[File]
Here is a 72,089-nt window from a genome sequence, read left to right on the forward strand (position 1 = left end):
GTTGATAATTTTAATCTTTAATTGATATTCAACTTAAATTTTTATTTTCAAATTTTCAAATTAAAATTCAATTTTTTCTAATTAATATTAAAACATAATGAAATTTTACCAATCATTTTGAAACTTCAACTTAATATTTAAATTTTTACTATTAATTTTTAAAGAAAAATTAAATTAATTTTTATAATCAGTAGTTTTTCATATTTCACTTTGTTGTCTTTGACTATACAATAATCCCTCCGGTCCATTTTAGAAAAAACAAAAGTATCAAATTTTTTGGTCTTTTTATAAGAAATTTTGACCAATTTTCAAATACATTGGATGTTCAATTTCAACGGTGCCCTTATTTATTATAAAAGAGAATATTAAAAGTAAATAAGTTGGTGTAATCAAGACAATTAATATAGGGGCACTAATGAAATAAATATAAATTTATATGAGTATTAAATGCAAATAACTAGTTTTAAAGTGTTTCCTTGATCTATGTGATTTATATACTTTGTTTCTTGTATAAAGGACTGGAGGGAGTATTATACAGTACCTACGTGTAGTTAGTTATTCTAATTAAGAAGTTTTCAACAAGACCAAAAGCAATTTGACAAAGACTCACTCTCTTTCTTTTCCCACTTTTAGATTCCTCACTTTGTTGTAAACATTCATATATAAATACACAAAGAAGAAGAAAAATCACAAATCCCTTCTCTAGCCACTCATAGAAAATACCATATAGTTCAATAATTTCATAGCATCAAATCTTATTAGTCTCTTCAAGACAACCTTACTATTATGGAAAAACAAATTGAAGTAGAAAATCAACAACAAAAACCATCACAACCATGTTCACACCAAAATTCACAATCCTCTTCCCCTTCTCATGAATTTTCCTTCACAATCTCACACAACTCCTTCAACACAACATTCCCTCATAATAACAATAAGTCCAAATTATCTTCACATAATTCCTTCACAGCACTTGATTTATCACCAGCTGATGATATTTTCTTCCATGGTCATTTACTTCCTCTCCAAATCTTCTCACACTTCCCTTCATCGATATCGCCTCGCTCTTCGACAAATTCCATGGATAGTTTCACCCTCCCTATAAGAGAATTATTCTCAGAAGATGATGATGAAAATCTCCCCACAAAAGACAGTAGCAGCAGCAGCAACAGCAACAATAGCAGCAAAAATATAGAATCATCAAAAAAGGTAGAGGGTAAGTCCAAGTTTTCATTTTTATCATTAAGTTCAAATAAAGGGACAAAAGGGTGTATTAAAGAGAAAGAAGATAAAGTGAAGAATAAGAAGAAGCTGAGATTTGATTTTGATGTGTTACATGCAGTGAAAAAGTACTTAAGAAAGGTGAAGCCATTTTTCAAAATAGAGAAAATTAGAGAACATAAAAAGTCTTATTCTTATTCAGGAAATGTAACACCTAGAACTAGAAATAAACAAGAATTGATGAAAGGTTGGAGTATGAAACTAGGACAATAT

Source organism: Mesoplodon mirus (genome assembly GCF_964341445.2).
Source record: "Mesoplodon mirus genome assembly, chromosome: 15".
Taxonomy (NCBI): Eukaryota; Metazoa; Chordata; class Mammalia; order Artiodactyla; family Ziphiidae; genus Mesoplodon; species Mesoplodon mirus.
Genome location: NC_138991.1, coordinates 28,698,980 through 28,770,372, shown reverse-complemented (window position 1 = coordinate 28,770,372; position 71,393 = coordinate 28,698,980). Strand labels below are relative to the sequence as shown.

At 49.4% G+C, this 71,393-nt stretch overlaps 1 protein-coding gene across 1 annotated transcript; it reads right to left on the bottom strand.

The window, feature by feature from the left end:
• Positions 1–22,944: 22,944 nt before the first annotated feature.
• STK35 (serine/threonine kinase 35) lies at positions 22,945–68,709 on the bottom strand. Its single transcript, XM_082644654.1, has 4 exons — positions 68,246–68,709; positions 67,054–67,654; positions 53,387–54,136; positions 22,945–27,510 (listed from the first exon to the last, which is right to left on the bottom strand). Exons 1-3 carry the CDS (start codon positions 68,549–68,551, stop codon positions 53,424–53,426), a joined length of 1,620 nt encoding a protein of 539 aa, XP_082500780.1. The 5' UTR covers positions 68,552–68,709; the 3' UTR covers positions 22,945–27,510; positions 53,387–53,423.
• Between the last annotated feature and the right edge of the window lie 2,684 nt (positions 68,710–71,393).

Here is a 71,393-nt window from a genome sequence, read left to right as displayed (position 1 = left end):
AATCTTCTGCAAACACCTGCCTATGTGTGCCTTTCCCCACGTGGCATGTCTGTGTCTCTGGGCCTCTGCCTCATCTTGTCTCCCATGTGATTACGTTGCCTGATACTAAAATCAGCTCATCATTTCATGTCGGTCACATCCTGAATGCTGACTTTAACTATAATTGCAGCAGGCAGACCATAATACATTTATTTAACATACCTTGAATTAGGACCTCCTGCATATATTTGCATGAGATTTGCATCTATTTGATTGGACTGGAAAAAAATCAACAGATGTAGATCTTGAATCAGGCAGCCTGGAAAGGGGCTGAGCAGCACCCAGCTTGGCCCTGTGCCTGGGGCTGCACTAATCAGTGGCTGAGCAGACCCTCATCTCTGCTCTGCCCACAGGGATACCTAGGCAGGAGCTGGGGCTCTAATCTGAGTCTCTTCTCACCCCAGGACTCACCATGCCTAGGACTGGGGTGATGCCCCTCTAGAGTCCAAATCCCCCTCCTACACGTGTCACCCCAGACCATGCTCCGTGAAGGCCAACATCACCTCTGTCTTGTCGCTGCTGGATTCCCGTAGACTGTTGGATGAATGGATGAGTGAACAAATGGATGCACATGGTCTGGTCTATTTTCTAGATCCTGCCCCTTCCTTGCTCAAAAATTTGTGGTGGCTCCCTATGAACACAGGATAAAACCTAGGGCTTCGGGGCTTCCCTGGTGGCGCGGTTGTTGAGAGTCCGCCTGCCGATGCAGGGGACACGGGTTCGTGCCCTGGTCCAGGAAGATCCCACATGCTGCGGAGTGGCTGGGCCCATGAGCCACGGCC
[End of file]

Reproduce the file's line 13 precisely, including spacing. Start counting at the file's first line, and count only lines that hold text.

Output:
AATCTTCTGCAAACACCTGCCTATGTGTGCCTTTCCCCACGTGGCATGTCTGTGTCTCTGGGCCTCTGCCTCATCTTGTCTCCCATGTGATTACGTTGCCTGATACTAAAATCAGCTCATCATTTCATGTCGGTCACATCCTGAATGCTGACTTTAACTATAATTGCAGCAGGCAGACCATAATACATTTATTTAACATACCTTGAATTAGGACCTCCTGCATATATTTGCATGAGATTTGCATCTATTTGATTGGACTGGAAAAAAATCAACAGATGTAGATCTTGAATCAGGCAGCCTGGAAAGGGGCTGAGCAGCACCCAGCTTGGCCCTGTGCCTGGGGCTGCACTAATCAGTGGCTGAGCAGACCCTCATCTCTGCTCTGCCCACAGGGATACCTAGGCAGGAGCTGGGGCTCTAATCTGAGTCTCTTCTCACCCCAGGACTCACCATGCCTAGGACTGGGGTGATGCCCCTCTAGAGTCCAAATCCCCCTCCTACACGTGTCACCCCAGACCATGCTCCGTGAAGGCCAACATCACCTCTGTCTTGTCGCTGCTGGATTCCCGTAGACTGTTGGATGAATGGATGAGTGAACAAATGGATGCACATGGTCTGGTCTATTTTCTAGATCCTGCCCCTTCCTTGCTCAAAAATTTGTGGTGGCTCCCTATGAACACAGGATAAAACCTAGGGCTTCGGGGCTTCCCTGGTGGCGCGGTTGTTGAGAGTCCGCCTGCCGATGCAGGGGACACGGGTTCGTGCCCTGGTCCAGGAAGATCCCACATGCTGCGGAGTGGCTGGGCCCATGAGCCACGGCC